This is Day Three of my adventure on the Heaphy Track. If you’re just tuning in, the full story starts here.
It’s a nice feeling waking up at the James Mackay Hut. After two days trekking into the hills, I’m deep in the wilderness before I’ve even put my boots on. It’s wonderful to start the day in such a wild place. All my bunkmates are going in the opposite direction, so I’m alone with the birdsongs for the morning.
After being trapped in the thick of the forest all day yesterday, even the scraggly stunted trees are quite a novelty, but as the track climbs higher there are periodic breaks where the trees open up completely and make way for small fields of brown tussock and some sneaky views over the nearby hills. The high country here is much swampier than some of the other alpine areas I’ve visited. Giant dragonflies dog my steps and the tussock is an odd rusty brown rather than the classic golden yellow that I’m used to. The open sections are a nice change from the thick jungle, but even when the track ducks back into the forest, it’s a quaint fairytale sort of place filled with moss and tiny waterfalls. I’m glad for the bright sunny day, there’s obviously no lack of rain up here.
I make it to Saxon Hut just in time for lunch and swallow my disappointment that I’m not staying here. The hut is a bit more rustic than something like the Heaphy Hut, which is definitely not a bad thing. The location is the real winner though. The landscape has opened up and the views over the tussock plains of Gouland Downs stretch all the way to Mount Perry in the distance. It also looks like a suspiciously good place for kiwi spotting. My bed for the night is still two huts away this time round though, and the downs have plenty left for me to explore. After a quick lunch stop, I say goodbye to Saxon Hut and continue on towards the mountains.
The track ducks back into the forest, which I’m slightly annoyed about. I finally arrive in alpine and the track skirts through the forest instead of cutting across. It’s like the mountain views are teasing me! Luckily, I’m just thinking “when does this damn forest end?!”, when the trees open up with some amazing views over Gouland Downs and the surrounding mountains. From here the trail blazes across the downs themselves, where I alternate between admiring the expansive mountain views all around me, and ducking down to spot the tiny beautiful wildflowers that are hiding in the grass. One of those wonderful places where the size contrasts across the landscape add almost as much magic as the features themselves. Tall mountains and tiny details work together and the result is something far more special than either of them going it alone.
Just before Gouland Hut, there’s an amazing little patch of beech forest that is totally different to the others in the area. The soft soil seems to have eroded away everywhere except where the tree roots are, leaving the trees raised up on mossy platforms shaped to fit the form of their roots. There’s also signs of a fairly extensive cave system around here. Fern-lined streams twist into limestone arches and disappear into the darkness beyond. It’s quite strange to have such a small area that contrasts so strongly with it’s surrounds. After the long walk through the tussock it feels like a bizarre little window into another world.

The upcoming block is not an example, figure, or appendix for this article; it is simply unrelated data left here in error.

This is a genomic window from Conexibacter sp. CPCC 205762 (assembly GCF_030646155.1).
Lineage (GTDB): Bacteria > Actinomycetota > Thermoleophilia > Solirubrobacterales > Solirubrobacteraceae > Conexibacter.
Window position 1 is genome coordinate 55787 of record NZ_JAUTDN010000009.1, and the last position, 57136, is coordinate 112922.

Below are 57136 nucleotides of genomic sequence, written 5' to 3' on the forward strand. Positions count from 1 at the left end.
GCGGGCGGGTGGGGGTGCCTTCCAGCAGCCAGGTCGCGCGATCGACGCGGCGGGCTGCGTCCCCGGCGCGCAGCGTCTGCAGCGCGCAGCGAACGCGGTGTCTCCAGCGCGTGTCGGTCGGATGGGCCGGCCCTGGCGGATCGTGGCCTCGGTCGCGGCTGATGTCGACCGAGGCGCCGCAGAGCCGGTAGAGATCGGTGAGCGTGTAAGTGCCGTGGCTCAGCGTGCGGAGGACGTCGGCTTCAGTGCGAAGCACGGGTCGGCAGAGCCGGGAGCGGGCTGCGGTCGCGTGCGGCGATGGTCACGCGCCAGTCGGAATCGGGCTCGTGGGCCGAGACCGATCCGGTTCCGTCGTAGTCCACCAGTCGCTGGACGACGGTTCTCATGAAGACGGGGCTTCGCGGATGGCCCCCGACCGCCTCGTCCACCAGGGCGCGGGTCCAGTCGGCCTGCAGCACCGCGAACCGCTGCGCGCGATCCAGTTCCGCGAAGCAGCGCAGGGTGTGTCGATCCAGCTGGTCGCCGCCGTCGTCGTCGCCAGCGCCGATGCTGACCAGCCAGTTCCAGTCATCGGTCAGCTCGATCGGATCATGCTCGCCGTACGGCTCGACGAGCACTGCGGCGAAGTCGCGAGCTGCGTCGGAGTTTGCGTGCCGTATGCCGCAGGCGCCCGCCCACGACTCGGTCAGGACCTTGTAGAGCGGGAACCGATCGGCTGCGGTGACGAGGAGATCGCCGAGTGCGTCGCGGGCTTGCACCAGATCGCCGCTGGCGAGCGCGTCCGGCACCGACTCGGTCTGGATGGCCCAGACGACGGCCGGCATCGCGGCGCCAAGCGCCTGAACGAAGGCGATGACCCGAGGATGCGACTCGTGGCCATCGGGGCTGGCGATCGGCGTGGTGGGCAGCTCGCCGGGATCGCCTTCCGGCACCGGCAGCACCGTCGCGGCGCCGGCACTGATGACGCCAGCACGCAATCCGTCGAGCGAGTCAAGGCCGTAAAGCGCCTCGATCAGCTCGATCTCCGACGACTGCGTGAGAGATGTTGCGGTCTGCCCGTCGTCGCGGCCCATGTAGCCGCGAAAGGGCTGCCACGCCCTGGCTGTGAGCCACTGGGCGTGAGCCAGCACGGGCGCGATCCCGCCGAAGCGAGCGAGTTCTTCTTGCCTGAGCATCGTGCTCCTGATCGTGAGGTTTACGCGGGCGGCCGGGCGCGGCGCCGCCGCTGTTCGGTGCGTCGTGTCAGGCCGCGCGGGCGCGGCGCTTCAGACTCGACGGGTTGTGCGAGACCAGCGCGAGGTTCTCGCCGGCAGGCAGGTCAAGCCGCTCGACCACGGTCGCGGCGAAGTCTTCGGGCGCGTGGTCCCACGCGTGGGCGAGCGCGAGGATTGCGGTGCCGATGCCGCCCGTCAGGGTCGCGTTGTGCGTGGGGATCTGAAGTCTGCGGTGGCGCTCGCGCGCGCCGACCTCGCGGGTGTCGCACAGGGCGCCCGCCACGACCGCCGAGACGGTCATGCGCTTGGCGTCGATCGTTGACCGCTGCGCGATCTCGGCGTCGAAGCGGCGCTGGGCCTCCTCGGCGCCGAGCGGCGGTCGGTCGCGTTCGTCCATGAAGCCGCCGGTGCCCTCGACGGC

Gouland Hut isn’t really value for money since it costs the same as all the others with less facilities, but it is so damn cute that I think it may be my favorite hut on the trail anyway. It’s a tiny little space with a grassy lawn where you can perch out on picnic tables with some of the best views of the whole track. The strange little beech forest is a hop and a skip away, the views through the tussock are wonderfully expansive, and it’s close enough to Mount Perry and Mount Gouland that you really feel like the peaks are towering over you rather than just peeking up in the distance. I stop to give my feet a rest in the sunshine and admire the cute little spot. It would be a shame not to have a stop here. Besides, my feet are starting to get a few hotspots that I’m sure will blister if I’m not careful.
The track continues towards Mount Perry and passes an amusing pole where trampers have nailed a variety of old shoes. Intriguing. Did people carry spare shoes up here just to nail them on, or spontaneously sacrifice their shoes and do the rest of the track bare foot?
The climb up to Perry Saddle is increasingly stunning. Being right in the thick of Gouland Downs is nice, but looking down from above is another type of magic. The views stretch out so far along the plains that I almost can’t believe the distance that I’ve covered in a few hours. In the other direction, the higher the track goes, the more up close and personal I get with the surrounding mountains. That’s one of my favorite things about the Heaphy Track. It packs so many different landscapes into a few days. As soon as one type of scene dwindles into the distance, another totally different but no less beautiful landscape rises up to take it’s place.
I arrive at the Perry Saddle Hut in the late afternoon. I had thought about leaving my pack and climbing to the summit of Mount Perry, but my feet aren’t particularly keen on that idea, and I decide that I’ve pushed them enough today. Instead I turn in for the evening and make a cup of tea. Perry Saddle is one of the new flash huts like the Heaphy Hut, but it has much more character due to the rugged expansive views over Kahurangi’s jagged peaks that sit straight out the kitchen window. A perfect spot to rest up with a book for the evening.
Continue the adventure with day four…
Listening to: Imuhar – Bombino